The Church of the Holy Apostles, built on the newer part of the newly founded city of Nova Roma or Constantinople on 330 AD, was dedicated to the Twelve Apostles of Christ and was meant to be the church that would hold all the relics of these first leaders of the Christian faith gathered from all around the world. And what a site it was – a harmonious forest of colonnades shimmering with marble walls! The first structure under Constantine was made even grander by Justinian the Great in 550 AD by ordering the same architects who designed and constructed the famous Hagia Sophia to rebuild a new church on the site. Based on historical accounts, the new building had the same area as Hagia Sophia, on a cruciform plan, with five domes topping the structure (one dome for each of the cross’s arm and a dome in the center were the cross’ arms met), on a scale and opulence only second to the Church of the Holy Wisdom. Sadly, we are only left to imagine how it looked like before as no surviving illustration or representation accurately depicts how this sacred structure appeared back in the day. The closest that we get of how people might have seen it in the late ancient and middle ages is by looking at Venice’s Basilica of Saint Mark whose Byzantine design was inspired by it.


A Roman Sarcophagus in my travel at the Ancient City of Ephesus, Turkey. Though of the same concept, the sarcophagus of Byzantine Emperors are exclusively made out of a type of rock named Porphyry. This is due to the rock’s distinctive color, purple, which signified royalty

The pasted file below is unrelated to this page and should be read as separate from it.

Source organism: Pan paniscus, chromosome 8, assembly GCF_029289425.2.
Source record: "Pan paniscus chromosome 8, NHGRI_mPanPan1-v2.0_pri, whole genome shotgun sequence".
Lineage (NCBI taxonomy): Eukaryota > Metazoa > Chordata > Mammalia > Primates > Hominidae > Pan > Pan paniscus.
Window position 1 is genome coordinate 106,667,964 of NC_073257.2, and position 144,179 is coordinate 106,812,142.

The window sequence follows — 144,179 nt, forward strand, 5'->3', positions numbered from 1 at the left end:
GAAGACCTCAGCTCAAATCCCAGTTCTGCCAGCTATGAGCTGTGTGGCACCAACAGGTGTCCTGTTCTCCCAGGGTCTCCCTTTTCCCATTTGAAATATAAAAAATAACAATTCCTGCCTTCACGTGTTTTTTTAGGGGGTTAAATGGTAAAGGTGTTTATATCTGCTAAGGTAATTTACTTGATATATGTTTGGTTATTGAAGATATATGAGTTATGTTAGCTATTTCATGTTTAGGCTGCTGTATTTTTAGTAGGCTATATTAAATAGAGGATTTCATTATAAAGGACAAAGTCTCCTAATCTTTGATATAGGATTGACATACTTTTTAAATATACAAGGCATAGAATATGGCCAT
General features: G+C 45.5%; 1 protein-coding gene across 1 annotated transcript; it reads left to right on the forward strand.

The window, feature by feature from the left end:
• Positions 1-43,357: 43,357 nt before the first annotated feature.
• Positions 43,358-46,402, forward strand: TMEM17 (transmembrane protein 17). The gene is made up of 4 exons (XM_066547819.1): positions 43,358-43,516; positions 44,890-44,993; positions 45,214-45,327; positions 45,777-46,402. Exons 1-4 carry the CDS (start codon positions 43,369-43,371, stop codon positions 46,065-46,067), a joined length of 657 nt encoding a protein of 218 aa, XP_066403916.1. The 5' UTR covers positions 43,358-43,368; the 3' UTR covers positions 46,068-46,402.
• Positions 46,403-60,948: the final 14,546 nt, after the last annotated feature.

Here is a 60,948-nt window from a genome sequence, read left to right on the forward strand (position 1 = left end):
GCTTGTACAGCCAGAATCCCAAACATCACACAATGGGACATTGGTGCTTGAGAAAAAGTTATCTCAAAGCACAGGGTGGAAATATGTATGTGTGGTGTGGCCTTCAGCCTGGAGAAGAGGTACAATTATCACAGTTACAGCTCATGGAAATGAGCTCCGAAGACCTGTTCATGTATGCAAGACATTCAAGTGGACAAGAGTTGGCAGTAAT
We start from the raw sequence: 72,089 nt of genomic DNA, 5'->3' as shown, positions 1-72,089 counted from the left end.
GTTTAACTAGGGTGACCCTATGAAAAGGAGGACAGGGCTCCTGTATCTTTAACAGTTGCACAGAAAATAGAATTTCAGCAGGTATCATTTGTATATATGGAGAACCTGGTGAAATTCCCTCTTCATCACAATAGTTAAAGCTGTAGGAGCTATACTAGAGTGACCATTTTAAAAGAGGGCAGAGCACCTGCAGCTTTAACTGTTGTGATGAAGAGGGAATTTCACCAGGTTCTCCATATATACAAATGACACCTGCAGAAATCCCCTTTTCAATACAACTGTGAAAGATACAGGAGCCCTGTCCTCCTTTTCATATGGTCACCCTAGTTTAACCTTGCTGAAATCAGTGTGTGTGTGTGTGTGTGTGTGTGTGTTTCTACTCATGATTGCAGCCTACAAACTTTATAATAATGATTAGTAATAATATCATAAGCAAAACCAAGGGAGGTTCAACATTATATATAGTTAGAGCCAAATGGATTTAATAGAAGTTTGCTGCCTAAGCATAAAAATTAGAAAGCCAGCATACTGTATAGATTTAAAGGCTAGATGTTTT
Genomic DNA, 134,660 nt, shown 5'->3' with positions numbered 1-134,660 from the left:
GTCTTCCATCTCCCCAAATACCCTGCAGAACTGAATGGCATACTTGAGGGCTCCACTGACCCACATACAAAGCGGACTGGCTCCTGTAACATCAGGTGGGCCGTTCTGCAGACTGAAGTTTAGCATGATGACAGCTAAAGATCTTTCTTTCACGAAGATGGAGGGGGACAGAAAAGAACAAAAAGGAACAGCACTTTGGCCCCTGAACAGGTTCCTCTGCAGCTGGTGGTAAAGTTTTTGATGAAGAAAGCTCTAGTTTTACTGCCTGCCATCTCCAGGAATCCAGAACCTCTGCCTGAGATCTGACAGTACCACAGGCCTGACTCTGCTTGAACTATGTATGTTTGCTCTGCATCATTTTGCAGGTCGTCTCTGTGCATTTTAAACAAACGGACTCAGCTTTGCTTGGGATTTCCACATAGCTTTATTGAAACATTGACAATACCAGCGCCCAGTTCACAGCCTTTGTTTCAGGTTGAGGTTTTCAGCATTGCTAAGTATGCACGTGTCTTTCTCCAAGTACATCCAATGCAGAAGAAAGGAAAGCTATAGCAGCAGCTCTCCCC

The Church of the Holy Apostles, as I mentioned earlier, was also known as the Imperial Cemetery or Polyandreion. This tradition of burying emperors and their family within the church and its grounds was started by Constantine the Great himself when he built his very own mausoleum inside the church. The mausoleum had 12 empty porphyry sarcophagi  (representing the 12 Apostles) surrounding his very own magnificent sarcophagus in the middle (representing Christ himself). The 12 empty sarcophagi were eventually used to house the remains of subsequent Eastern Roman/Byzantine Emperors including Justinian the Great and ending with Constantine VIII 700 years later in 1028 AD.  Fortunately, 7 of these survived – two can be found in the atrium of the Hagia Eirene, four outside the Archaeological Museum, and a fragment of a fifth, believe to be that of Constantine the Great’s,  in the museum’s “Istanbul through the Ages” pavilion (all within the Topkapi Palace grounds). When space ran out within the Church, emperors were buried in monasteries and other churches within the city  – notably in the Myrelaion Church converted and presently known as the Bodrum Mosque in the district of Fatih, in the neighborhood of Laleli, present day Istanbul. A number of Patriarchs, head of the Orthodox Church whose position is equal to that of the Pope’s, were also buried within the hallowed walls of this great church.